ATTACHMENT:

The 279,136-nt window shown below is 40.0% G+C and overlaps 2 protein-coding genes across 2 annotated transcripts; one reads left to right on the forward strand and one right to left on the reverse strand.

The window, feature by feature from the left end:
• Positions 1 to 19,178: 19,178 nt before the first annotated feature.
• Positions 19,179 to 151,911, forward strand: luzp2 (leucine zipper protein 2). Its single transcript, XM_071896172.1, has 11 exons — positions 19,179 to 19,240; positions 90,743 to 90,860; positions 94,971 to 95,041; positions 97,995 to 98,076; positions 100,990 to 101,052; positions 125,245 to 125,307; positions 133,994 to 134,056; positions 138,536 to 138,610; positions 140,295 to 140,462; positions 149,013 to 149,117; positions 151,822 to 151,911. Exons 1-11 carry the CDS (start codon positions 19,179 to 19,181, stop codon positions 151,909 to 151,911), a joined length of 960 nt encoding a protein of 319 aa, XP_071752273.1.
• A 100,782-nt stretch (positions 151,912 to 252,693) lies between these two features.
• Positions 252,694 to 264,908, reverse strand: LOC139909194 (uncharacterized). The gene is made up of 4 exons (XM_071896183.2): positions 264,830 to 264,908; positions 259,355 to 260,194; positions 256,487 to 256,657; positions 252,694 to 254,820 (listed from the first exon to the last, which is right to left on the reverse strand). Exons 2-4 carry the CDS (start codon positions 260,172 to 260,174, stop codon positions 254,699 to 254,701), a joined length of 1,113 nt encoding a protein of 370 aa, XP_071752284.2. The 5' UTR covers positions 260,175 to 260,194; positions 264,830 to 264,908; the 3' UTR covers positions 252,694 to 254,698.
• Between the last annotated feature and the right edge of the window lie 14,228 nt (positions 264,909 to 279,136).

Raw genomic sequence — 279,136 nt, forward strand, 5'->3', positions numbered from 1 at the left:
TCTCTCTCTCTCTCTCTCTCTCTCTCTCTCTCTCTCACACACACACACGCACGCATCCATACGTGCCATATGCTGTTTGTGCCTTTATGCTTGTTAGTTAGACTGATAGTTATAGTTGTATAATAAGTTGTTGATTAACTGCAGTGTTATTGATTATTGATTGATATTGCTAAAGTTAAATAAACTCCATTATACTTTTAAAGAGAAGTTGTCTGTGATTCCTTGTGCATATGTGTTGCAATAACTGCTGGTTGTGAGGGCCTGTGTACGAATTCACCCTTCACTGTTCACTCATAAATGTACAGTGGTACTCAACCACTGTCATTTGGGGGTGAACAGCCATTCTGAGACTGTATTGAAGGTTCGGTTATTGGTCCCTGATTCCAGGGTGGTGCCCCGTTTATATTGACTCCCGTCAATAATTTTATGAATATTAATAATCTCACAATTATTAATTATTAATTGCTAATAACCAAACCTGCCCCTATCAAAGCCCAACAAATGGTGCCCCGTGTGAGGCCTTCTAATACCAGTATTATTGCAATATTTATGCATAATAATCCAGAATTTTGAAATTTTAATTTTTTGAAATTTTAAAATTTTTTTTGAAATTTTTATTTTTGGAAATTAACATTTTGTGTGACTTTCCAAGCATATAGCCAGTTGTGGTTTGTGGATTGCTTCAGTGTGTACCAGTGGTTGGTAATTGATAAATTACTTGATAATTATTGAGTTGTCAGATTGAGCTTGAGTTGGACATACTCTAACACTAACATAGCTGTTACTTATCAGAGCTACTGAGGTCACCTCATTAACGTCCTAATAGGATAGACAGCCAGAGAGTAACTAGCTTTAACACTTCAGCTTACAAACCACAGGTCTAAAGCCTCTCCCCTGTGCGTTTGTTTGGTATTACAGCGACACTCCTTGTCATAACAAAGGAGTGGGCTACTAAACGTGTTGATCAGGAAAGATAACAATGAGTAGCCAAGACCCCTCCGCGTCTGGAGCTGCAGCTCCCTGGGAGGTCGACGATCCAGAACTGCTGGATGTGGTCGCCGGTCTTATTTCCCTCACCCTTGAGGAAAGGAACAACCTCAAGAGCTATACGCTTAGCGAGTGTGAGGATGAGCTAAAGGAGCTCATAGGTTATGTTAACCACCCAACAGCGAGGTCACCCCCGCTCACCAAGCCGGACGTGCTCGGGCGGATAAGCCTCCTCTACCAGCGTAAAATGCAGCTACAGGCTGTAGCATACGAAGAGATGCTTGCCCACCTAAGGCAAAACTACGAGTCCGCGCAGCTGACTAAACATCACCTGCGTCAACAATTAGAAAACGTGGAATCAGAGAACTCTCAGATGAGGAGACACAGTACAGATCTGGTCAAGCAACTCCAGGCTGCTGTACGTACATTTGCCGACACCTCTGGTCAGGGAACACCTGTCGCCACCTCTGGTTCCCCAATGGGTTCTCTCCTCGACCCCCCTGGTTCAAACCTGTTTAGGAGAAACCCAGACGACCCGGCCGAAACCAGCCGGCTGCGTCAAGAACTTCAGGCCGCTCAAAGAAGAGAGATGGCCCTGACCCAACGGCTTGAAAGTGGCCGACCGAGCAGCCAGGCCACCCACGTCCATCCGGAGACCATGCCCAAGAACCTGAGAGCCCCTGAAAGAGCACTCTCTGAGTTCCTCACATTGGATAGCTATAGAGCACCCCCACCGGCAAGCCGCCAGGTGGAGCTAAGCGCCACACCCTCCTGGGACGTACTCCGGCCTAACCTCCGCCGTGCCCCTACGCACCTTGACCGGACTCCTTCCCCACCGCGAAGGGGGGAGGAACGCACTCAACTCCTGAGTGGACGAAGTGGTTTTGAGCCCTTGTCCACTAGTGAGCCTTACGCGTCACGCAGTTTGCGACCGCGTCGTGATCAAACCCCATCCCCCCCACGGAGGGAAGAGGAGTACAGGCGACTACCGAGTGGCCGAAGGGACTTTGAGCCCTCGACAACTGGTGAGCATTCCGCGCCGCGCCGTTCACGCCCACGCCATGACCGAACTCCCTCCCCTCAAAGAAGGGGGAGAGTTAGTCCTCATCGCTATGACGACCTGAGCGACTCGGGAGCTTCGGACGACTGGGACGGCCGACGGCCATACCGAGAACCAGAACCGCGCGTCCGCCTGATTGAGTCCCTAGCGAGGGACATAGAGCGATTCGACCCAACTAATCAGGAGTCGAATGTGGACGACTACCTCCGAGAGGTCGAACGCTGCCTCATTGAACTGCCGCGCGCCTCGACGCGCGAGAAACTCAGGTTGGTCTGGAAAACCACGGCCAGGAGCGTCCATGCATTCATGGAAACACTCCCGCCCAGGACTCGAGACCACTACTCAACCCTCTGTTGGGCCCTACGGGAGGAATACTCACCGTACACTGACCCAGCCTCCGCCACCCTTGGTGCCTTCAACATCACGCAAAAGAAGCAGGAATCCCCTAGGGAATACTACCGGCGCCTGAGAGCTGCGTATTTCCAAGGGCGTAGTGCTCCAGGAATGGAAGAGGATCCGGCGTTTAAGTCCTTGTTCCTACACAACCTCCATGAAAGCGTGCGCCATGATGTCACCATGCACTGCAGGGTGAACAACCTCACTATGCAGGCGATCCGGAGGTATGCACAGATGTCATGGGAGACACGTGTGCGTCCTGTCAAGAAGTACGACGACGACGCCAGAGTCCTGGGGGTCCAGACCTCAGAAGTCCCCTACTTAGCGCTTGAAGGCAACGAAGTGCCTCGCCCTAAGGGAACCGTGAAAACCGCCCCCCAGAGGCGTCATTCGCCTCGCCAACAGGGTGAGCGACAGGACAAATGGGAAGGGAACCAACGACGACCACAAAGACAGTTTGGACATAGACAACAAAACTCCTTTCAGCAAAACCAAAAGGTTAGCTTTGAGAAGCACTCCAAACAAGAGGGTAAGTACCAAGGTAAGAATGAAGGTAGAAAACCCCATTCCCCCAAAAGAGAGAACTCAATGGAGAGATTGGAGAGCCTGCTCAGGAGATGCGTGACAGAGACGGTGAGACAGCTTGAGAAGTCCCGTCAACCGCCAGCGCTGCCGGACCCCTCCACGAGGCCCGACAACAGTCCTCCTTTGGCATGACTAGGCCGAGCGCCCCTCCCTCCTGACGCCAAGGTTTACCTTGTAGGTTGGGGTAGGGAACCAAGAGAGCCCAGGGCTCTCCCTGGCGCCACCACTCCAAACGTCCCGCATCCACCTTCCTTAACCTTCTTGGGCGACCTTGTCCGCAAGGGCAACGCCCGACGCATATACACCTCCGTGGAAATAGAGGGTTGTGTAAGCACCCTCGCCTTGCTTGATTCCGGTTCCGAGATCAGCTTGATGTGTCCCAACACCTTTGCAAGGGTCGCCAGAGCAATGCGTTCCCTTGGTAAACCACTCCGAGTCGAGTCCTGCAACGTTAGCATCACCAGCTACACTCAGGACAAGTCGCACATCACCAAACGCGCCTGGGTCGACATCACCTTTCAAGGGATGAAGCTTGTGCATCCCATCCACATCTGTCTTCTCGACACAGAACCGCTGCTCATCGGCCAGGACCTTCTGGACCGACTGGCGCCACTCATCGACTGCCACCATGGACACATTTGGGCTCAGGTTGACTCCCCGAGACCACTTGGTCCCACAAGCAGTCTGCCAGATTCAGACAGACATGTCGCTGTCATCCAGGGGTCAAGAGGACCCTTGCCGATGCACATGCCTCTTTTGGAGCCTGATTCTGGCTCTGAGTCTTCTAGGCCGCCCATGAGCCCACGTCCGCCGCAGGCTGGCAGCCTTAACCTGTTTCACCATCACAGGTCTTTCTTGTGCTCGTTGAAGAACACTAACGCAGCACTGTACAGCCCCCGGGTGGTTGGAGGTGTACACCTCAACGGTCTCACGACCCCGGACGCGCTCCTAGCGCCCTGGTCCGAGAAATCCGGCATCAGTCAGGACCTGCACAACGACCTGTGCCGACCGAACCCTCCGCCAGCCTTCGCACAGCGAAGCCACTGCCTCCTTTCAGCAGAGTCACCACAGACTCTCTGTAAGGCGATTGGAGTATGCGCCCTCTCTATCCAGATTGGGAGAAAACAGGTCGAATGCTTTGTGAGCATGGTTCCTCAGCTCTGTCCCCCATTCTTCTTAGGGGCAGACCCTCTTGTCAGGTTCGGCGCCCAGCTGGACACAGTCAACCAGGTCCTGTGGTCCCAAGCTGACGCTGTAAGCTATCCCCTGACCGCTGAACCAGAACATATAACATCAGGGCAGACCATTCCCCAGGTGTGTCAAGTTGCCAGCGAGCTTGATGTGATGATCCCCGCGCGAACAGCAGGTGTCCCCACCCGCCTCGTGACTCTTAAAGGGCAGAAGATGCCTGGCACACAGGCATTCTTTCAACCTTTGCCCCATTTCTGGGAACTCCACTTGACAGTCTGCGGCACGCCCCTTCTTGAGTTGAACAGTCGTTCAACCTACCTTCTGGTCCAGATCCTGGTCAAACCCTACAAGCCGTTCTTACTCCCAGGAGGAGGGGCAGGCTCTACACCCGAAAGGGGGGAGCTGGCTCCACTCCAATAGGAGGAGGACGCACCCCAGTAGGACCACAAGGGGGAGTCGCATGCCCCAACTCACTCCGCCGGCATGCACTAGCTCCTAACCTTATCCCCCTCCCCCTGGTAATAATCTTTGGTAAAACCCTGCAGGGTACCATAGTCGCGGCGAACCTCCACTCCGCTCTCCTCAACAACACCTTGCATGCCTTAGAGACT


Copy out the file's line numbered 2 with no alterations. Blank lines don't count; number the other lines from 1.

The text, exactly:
The window, feature by feature from the left end: